Not a surprise, but new energy cost figures released this week by the federal government showed Americans spent less on energy in 2020 when the Covid pandemic hit the world.
In 2020, the amount U.S. consumers spent on energy (energy expenditures) fell to $1 trillion, the least amount since 2002, according to the U.S. Energy Information Administration’s State Energy Data System (SEDS).
U.S. energy expenditures are the total amount spent on all energy used in the residential, commercial, industrial, and transportation sectors combined. COVID-19 mitigation efforts and warmer weather contributed to a record 7% decrease in energy consumption between 2019 and 2020, and when combined with the 10% decrease in average energy prices during that period (when adjusted for inflation), U.S. energy expenditures also declined.
Per capita U.S. energy expenditures were $3,039 per person in 2020, down 19% from 2019. This cost was the lowest per capita U.S. energy expenditure since 1999. Per capita energy expenditures fell in all 50 states, ranging from declines of 12% in South Dakota to 33% in Hawaii.
U.S. energy expenditures accounted for 4.8% of gross domestic product (GDP) in 2020, the lowest share in the data series that dates back to 1970. This metric compares the total amount of money spent on end-use energy in the United States to the value of all goods and services in the U.S. economy.
Petroleum products, such as motor gasoline, diesel, and jet fuel, made up $503 billion of end-use energy expenditures in 2020, a 29% decrease from 2019 and the least amount since 2002. Petroleum still made up half of all end-use energy expenditures in 2020.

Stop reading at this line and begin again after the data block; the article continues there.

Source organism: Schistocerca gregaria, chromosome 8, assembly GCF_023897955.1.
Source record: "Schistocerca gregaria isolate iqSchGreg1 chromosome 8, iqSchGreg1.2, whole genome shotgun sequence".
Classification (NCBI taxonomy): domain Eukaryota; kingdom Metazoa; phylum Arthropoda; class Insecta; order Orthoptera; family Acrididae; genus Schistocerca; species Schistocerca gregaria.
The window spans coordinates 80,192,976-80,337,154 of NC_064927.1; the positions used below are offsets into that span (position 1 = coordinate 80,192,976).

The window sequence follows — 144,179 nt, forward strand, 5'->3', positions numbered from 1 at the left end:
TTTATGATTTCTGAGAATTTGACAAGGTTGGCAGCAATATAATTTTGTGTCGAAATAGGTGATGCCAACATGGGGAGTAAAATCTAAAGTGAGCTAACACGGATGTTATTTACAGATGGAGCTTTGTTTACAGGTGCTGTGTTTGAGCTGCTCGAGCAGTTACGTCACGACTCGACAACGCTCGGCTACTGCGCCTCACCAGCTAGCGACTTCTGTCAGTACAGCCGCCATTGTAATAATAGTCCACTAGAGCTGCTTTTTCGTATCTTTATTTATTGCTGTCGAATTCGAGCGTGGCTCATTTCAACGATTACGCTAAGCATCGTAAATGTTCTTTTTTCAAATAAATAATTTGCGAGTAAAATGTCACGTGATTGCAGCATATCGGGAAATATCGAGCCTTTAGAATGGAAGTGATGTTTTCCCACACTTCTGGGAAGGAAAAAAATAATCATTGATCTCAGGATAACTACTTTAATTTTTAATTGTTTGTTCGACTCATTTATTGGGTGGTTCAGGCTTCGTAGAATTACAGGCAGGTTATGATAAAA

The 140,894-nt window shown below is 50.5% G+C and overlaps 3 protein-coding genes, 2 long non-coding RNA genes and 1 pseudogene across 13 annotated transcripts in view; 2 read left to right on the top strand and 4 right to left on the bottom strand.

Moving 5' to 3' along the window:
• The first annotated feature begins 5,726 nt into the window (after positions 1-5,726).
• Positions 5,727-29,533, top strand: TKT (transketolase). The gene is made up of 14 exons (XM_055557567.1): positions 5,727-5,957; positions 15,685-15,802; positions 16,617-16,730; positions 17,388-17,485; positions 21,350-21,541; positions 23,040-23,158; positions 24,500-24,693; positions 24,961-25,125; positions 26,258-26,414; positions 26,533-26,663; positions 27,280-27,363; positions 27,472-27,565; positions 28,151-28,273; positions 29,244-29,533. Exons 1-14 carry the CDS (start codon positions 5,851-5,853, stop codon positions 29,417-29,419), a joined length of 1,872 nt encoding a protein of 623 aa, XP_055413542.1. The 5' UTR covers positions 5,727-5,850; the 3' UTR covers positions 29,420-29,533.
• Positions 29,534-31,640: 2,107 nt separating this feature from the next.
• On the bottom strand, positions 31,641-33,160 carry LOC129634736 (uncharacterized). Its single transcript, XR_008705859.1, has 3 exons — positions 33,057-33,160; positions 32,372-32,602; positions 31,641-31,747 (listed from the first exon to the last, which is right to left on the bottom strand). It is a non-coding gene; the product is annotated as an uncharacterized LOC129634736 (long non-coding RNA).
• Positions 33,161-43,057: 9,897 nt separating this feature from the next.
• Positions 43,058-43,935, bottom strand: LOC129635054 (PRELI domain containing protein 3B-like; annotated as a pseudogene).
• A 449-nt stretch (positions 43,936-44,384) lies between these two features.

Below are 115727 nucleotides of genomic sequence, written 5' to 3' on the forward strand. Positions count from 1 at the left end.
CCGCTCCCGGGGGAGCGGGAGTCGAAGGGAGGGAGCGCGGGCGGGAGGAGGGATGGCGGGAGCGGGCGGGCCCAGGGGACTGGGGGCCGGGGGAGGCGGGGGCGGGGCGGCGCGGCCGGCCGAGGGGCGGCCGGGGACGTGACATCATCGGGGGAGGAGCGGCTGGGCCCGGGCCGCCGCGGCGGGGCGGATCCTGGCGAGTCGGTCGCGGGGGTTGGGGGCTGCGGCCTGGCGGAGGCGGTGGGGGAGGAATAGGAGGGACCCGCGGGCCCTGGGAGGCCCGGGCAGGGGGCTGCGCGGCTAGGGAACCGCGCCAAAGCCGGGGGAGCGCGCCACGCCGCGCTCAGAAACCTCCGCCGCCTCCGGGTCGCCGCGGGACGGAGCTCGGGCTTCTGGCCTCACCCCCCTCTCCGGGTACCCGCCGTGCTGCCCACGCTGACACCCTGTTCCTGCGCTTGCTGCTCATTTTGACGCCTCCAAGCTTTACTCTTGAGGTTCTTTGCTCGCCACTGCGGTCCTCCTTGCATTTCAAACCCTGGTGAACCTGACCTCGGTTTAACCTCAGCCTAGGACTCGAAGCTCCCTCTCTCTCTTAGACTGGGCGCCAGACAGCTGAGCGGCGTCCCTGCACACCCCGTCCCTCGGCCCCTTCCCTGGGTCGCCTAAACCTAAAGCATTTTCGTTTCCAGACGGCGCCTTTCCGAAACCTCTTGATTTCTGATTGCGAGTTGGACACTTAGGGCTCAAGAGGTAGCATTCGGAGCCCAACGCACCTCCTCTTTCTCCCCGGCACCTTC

The second-highest end-use energy expenditures in the United States in 2020 were $390 billion for electricity, about 39% of the nation’s total energy expenditures. The electricity expenditures estimate we publish includes the amount of money spent on electricity by end-use customers, such as businesses and homes.
Natural gas used for purposes other than generating electricity, such as heating homes and buildings, accounted for about 11% ($106 billion) of the nation’s total. Coal used for purposes other than generating electricity, such as metal manufacturing, accounted for less than 1% ($3 billion) of the nation’s total energy expenditures.
Due to price changes caused by the COVID-19 pandemic and its mitigation efforts globally, 2020 was a unique year for energy expenditures. Energy prices at the beginning of 2021 were higher than the 2020 average.